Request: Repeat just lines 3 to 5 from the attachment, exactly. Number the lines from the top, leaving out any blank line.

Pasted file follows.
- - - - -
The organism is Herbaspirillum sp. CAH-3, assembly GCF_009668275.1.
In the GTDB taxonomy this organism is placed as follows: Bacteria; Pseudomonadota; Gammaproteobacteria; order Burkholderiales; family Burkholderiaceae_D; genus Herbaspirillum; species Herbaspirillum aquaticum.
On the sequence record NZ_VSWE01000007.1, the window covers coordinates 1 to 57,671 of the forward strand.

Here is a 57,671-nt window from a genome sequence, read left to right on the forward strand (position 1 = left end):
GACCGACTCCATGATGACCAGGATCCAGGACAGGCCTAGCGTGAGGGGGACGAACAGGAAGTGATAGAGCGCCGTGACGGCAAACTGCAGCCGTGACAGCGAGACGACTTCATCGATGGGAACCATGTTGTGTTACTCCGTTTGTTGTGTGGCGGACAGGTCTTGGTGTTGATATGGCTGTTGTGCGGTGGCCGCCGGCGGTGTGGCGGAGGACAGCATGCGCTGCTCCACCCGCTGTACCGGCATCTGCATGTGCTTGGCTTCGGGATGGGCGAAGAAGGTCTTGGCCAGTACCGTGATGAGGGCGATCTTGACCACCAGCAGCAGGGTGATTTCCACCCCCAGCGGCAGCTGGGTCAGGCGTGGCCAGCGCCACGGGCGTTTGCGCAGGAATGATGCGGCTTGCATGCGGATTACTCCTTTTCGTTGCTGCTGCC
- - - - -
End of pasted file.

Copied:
On the sequence record NZ_VSWE01000007.1, the window covers coordinates 1 to 57,671 of the forward strand.

Here is a 57,671-nt window from a genome sequence, read left to right on the forward strand (position 1 = left end):
GACCGACTCCATGATGACCAGGATCCAGGACAGGCCTAGCGTGAGGGGGACGAACAGGAAGTGATAGAGCGCCGTGACGGCAAACTGCAGCCGTGACAGCGAGACGACTTCATCGATGGGAACCATGTTGTGTTACTCCGTTTGTTGTGTGGCGGACAGGTCTTGGTGTTGATATGGCTGTTGTGCGGTGGCCGCCGGCGGTGTGGCGGAGGACAGCATGCGCTGCTCCACCCGCTGTACCGGCATCTGCATGTGCTTGGCTTCGGGATGGGCGAAGAAGGTCTTGGCCAGTACCGTGATGAGGGCGATCTTGACCACCAGCAGCAGGGTGATTTCCACCCCCAGCGGCAGCTGGGTCAGGCGTGGCCAGCGCCACGGGCGTTTGCGCAGGAATGATGCGGCTTGCATGCGGATTACTCCTTTTCGTTGCTGCTGCC